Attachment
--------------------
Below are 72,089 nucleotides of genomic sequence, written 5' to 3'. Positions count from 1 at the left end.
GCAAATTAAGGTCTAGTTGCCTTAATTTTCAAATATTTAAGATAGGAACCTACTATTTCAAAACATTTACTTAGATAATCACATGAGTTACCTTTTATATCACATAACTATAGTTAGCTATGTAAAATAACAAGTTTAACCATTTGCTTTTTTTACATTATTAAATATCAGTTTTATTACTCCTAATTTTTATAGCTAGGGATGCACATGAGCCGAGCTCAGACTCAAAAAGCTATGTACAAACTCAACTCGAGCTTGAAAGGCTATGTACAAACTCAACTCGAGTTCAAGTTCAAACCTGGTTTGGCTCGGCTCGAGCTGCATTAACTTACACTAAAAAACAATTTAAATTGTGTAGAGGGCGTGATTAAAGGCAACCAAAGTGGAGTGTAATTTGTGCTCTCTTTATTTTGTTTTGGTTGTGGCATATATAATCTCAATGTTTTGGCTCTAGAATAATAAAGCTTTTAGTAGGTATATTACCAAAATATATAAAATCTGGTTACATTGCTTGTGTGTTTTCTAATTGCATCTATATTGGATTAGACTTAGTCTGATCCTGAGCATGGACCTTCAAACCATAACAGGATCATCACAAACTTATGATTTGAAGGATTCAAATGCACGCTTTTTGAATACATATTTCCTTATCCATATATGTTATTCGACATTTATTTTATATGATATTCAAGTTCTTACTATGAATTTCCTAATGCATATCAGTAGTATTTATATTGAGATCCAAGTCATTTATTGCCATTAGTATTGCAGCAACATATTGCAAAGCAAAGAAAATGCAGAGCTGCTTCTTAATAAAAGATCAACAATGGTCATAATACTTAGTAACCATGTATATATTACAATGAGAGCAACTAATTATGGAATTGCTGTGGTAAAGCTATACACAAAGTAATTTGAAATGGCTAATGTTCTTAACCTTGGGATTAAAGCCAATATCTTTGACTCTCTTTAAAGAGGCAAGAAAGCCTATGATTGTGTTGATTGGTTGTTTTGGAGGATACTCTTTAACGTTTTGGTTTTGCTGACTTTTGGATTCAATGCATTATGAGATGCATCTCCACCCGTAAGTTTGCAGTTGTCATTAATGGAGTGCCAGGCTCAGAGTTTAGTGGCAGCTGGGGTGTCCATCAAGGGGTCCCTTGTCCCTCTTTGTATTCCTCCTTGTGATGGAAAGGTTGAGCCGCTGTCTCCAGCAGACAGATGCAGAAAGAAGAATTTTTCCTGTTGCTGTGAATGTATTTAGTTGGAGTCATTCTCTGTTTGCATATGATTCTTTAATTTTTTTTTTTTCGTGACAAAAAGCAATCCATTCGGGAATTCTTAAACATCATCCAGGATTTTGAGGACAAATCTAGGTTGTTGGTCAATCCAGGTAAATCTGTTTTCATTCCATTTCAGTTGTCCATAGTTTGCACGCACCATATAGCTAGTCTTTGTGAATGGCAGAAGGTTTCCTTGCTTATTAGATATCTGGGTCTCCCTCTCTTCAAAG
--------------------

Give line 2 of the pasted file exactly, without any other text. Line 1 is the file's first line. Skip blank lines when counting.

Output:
GCAAATTAAGGTCTAGTTGCCTTAATTTTCAAATATTTAAGATAGGAACCTACTATTTCAAAACATTTACTTAGATAATCACATGAGTTACCTTTTATATCACATAACTATAGTTAGCTATGTAAAATAACAAGTTTAACCATTTGCTTTTTTTACATTATTAAATATCAGTTTTATTACTCCTAATTTTTATAGCTAGGGATGCACATGAGCCGAGCTCAGACTCAAAAAGCTATGTACAAACTCAACTCGAGCTTGAAAGGCTATGTACAAACTCAACTCGAGTTCAAGTTCAAACCTGGTTTGGCTCGGCTCGAGCTGCATTAACTTACACTAAAAAACAATTTAAATTGTGTAGAGGGCGTGATTAAAGGCAACCAAAGTGGAGTGTAATTTGTGCTCTCTTTATTTTGTTTTGGTTGTGGCATATATAATCTCAATGTTTTGGCTCTAGAATAATAAAGCTTTTAGTAGGTATATTACCAAAATATATAAAATCTGGTTACATTGCTTGTGTGTTTTCTAATTGCATCTATATTGGATTAGACTTAGTCTGATCCTGAGCATGGACCTTCAAACCATAACAGGATCATCACAAACTTATGATTTGAAGGATTCAAATGCACGCTTTTTGAATACATATTTCCTTATCCATATATGTTATTCGACATTTATTTTATATGATATTCAAGTTCTTACTATGAATTTCCTAATGCATATCAGTAGTATTTATATTGAGATCCAAGTCATTTATTGCCATTAGTATTGCAGCAACATATTGCAAAGCAAAGAAAATGCAGAGCTGCTTCTTAATAAAAGATCAACAATGGTCATAATACTTAGTAACCATGTATATATTACAATGAGAGCAACTAATTATGGAATTGCTGTGGTAAAGCTATACACAAAGTAATTTGAAATGGCTAATGTTCTTAACCTTGGGATTAAAGCCAATATCTTTGACTCTCTTTAAAGAGGCAAGAAAGCCTATGATTGTGTTGATTGGTTGTTTTGGAGGATACTCTTTAACGTTTTGGTTTTGCTGACTTTTGGATTCAATGCATTATGAGATGCATCTCCACCCGTAAGTTTGCAGTTGTCATTAATGGAGTGCCAGGCTCAGAGTTTAGTGGCAGCTGGGGTGTCCATCAAGGGGTCCCTTGTCCCTCTTTGTATTCCTCCTTGTGATGGAAAGGTTGAGCCGCTGTCTCCAGCAGACAGATGCAGAAAGAAGAATTTTTCCTGTTGCTGTGAATGTATTTAGTTGGAGTCATTCTCTGTTTGCATATGATTCTTTAATTTTTTTTTTTTCGTGACAAAAAGCAATCCATTCGGGAATTCTTAAACATCATCCAGGATTTTGAGGACAAATCTAGGTTGTTGGTCAATCCAGGTAAATCTGTTTTCATTCCATTTCAGTTGTCCATAGTTTGCACGCACCATATAGCTAGTCTTTGTGAATGGCAGAAGGTTTCCTTGCTTATTAGATATCTGGGTCTCCCTCTCTTCAAAG